In a pattern that would last a lifetime, studying religion’s role in history and politics moved Gingrich to deepen his own faith.

Saint Charles Avenue’s pastor, G. Avery Lee, said Gingrich wasn’t a member of any church when the two first met.

“He said that in his study of political theory, he noted how much influence the church had had … and asked if I could explain,” Lee wrote in a 1994 letter to the New Orleans Times-Picayune, describing his first encounter with Gingrich.

Lee and Gingrich grew close, with the pastor eventually baptizing Gingrich even though his church took “a liberal approach to both theology and sociology.”

“It has been suggested by some that in baptizing him, I didn't hold him under long enough,” Wrote Lee, who died in 2009, in apparent reference to Gingrich’s conservative politics.

But Gingrich was more liberal back then, including on questions of separation of church and state.

“As a college student at Emory when the Supreme Court ruled that prayer was unconstitutional … I didn't notice it,” he said in a 2009 interview. “As a graduate student at Tulane I probably would have said it's a good decision.”

‘I don’t think his faith was the driving force’

After Tulane, Gingrich took a job as a history professor outside Atlanta and almost immediately began running for Congress, losing two races in the mid-’70s.

Around that time he joined New Hope Baptist Church, a 100-year old congregation south of Atlanta where Ike Reighard had recently arrived as the senior pastor.

“He had just lost for the second time and he came in and said, ‘I need your help,’” says Reighard. “I said, ‘What did you want to do in politics?’ He said he wanted to be speaker of the House.”

Gingrich won his next race for Congress in 1978. That year also marked the birth of the modern Christian Right.

The movement started in opposition to an Internal Revenue Service campaign under then-President Jimmy Carter to crack down on private schools resisting court-ordered desegregation.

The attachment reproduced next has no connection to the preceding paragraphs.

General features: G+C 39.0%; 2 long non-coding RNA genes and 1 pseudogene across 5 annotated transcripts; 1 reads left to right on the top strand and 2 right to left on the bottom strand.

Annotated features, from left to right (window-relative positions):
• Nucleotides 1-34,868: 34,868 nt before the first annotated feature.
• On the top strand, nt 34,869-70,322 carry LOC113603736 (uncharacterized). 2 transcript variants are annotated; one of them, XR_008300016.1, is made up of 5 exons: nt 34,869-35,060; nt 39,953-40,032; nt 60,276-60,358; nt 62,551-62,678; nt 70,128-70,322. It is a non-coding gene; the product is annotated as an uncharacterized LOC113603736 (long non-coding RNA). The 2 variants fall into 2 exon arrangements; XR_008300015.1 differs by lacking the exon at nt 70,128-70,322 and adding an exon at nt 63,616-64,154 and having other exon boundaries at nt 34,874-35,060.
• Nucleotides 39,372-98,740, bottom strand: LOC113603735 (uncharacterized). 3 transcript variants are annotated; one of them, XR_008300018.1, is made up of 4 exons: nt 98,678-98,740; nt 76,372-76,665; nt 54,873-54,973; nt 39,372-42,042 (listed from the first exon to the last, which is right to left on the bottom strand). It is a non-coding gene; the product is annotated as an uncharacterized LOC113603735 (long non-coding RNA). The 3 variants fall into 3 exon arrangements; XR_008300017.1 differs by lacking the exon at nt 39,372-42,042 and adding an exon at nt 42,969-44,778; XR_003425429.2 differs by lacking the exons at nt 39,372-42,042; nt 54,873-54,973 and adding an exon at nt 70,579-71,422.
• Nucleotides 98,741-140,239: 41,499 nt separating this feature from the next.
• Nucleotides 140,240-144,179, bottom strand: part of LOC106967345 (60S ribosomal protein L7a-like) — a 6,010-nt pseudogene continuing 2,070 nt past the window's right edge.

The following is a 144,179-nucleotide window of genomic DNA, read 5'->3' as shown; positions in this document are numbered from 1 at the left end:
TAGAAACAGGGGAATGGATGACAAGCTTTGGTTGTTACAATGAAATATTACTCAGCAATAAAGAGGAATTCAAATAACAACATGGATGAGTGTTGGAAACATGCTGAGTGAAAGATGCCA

Word of the campaign provoked fear and outrage among evangelical schools. Jerry Falwell joined the successful effort to thwart the IRS initiative and founded the Moral Majority the following year, in 1979. The group’s focus on fighting abortion and gay rights set the Christian Right agenda for decades to come.

Gingrich, for his part, was not considered part of the new wave of proud Christian Right warriors in Congress, some of whom were swept into power in 1980 on President Ronald Reagan’s coattails and enthusiastically blended their religious faith and politics.

For Gingrich, “I don’t think faith was the driving force,” says Reighard. “He realized that you have to look at issues and they can’t always be driven by your personal views and your religious values.”

“I heard a lot of times that people say evangelicals are one-issue people, all about abortion,” Reighard says. “But that’s not true with Gingrich. Education was important for him. Health care was important. The economy was important.”

Indeed, when Gingrich launched the Conservative Opportunity Society, an influential House caucus, in 1983, he focused on fiscal issues and practical electoral politics.

And yet Gingrich was an early ally of the budding Christian Right, even if he wasn’t a card-carrying member.

Ralph Reed, who would go on to lead the Christian Coalition, remembers watching as a libertarian activist advocating for gay rights and abortion rights challenged Gingrich at an early 1980s College Republicans breakfast.

“Newt pushed back hard,” Reed remembers. “It was clearly a position of intellectual conviction. I wasn’t yet a committed Christian and I remember finding that pretty remarkable, that Newt didn’t try to pacify this guy. He said, ‘No, you’re wrong.’”

Gingrich speaking at a 1987 news conference.

The future House speaker also stayed active at New Hope Baptist Church, which was quickly growing from sleepy country congregation to suburban Atlanta megachurch, even as he spent most of his time in Washington. When Reighard’s wife died during childbirth, Gingrich was on the phone with him while the pastor was still at the hospital.

“He was always there on Sunday mornings,” says Reighard, recalling Gingrich’s House years. “And the other thing he was always great at doing was town-hall-type meetings and potluck dinners. He was a grassroots person. There’s no telling how many of those meals I prayed at.”

Christian coalitions

But a lot of those town halls were more political than religious. Televangelist Pat Robertson launched the Christian Coalition in the early 1990s, and the group organized events around Georgia aimed at getting conservative evangelicals more involved in elections.

Gingrich, who counted himself an evangelical, expressed keen interest in the coalition’s work. But he seemed to be operating less as a pious Christian, and more as a strategist looking for ways the GOP could win the House of Representatives.

“We didn’t get into theological conversations that much,” says Patrick Gartland, executive director of the Georgia Christian Coalition in the early 1990s. “I was a grassroots numbers person. I loved the intricacies of grassroots, and he did, too, and he understood it.”